More than 200 people attended the public forum on the Capri Landmark Urban Centre development plan held last November. Photo: Barry Gerding/Black Press

Kelowna commercial landlords face displacement

Future extension of Sutherland Avenue will impact some property owners

A trio of Landmark district property owners are upset that a proposed extension of Sutherland Avenue and parkland designations will displace their commercial buildings.

The three landowners—Lambert and Tom Schmalz with Lambert & Paul Construction Ltd., Tom McNamara with Joseph Takacs Holdings Ltd. and Bob, David and Jane Curell with Sapphire Construction Ltd— and their tenants comprise more than 50 businesses with over 500 employees.

The Sutherland extension is a key part of the $95 million Capri-Landmark Urban Centre plan, now before Kelowna city council awaiting final adoption into the Official Community Plan.

While the focal point of the new urban zone is the Capri Centre redevelopment project, the Sutherland extension is meant to address the transportation pressure resulting from business growth and increased population densification projected for the area by city planners.

The long-term development has a targeted build-out by 2040 or possibly longer depending on economic trends over the next 20 years.

Related: Urban plan presented to Kelowna council

City planning staff are to meet with the Sutherland property owners on Wednesday, but that meeting has been preceded by a letter to the city from the three landowners, accusing the city of a lack of both direct communication on how the Sutherland extension will impact them and consideration for other transportation options besides the road widening.

“The reality is for $95 million, the city will get land set aside for a small park and redevelopment of Sutherland for about three-quarters of a mile,” said Sapphire Construction’s David Curell in an interview with the Kelowna Capital News.

Sapphire owns two-storey office/retail building at 1511 Sutherland Ave.

“I would think other areas in the city need that $95 million before our area does.”

In another letter sent to the city in May by Sapphire Construction, the company took issue with the Landmark Towers, built by Al Stober Construction, being built without providing adequate transportation structure, which now has placed the long-term existence of their commercial enterprises in jeopardy.

“Since year 2000, (Al Stober Construction) related development companies are directly responsible for 86 per cent of the new construction and subsequent increase of the Landmark auto traffic. The circumstances are further slanted towards ASC as it has additional development(s) planned for the immediate area. The unfairness is patent,” said the letter.

Curell said there are other potential options for transportation challenges that wouldn’t see their commercial enterprises sacrificed, such as planning for light rail transit service, expanded existing transit and vehicle-alternative transportation measures or staggered work hours for Landmark Tower tenants.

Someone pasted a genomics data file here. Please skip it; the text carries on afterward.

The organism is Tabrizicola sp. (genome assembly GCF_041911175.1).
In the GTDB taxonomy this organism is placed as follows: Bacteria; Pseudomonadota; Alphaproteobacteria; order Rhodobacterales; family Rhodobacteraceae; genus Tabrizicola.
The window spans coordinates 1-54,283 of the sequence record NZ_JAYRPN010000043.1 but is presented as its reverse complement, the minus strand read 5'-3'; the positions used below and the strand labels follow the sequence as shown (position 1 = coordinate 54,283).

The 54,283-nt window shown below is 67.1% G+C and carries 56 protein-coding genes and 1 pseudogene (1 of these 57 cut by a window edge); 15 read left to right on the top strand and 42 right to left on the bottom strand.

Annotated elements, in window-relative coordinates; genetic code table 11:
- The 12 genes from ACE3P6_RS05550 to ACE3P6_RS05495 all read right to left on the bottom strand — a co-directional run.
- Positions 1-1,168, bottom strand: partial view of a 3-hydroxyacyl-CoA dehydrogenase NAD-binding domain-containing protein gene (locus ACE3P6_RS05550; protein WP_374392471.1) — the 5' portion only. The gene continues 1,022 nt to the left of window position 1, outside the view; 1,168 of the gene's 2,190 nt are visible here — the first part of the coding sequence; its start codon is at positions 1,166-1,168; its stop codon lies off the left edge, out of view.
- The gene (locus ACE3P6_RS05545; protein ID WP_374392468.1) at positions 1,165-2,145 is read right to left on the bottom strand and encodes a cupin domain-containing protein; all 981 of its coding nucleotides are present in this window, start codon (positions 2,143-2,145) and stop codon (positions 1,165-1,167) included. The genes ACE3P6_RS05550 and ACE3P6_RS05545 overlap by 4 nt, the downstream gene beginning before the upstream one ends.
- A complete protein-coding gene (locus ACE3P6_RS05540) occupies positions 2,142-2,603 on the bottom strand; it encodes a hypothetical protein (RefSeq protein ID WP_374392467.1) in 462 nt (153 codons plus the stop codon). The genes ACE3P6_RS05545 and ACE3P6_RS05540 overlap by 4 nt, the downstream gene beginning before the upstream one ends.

“But it seems the city wants to go this route,” he said of widening Sutherland Avenue.

Related: Implementation strategy for urban plan debated

He suggests it will displace 116,000 sq.ft. of affordable commercial retail space and those tenants forced to relocate, the result being an estimated 1,900 cumulative customers of the displaced tenants creating additional traffic congestion elsewhere, having to drive further north along Highway 97 to wherever those premises are moved.

“It has been found that building new and bigger roads is not the solution to the traffic congestion problems of the past, yet this is exactly what the city plan is now for this urban centre,” he said.

McNamara, in his own letter sent to city staff earlier this month, said he was amazed the city could redesignate tax producing commercial properties into a park, a move that affects properties he owns on the south side of Dolphin.

“It is not cost effective, or necessary, other than to increase the aesthetic value of the Landmark Towers, which in turn would increase the real value of properties in the area not designated as future park,” he stated.

“At no time were we contacted in regards to the OCP that directly involved our property. By the stroke of a pen you have devalued our holdings, and made them virtually unsalable to any potential purchaser other than the city.”

McNamara said they have 10 commercial tenants, which he described as “mom and pop” type businesses that employ about 40 people.

“Most of them could not afford, or survive a relocation, as their client base would not move with them. With the exception of two tenants, both in their second year, all are long term tenants, with one being with us for over 30 years.”

Ross Soward, City of Kelowna planning specialist, said the Sutherland extension has a likely construction window sometime between the next five and 10 years.

Soward said some properties will be impacted by the long-term urban zone vision, but the changes are recommended to accommodated future growth for the area, which he said will be critical to the city’s overall population growth management plan.

He said an extensive public consultation process on the Capri Landmark Urban Centre began last year and that process is continuing as council has not yet given final endorsation of the proposal.

“We had nearly 250 people out to one open house last November to get public feedback. We are following a process and the meeting with landowners next Wednesday is part of that process,” Soward said.

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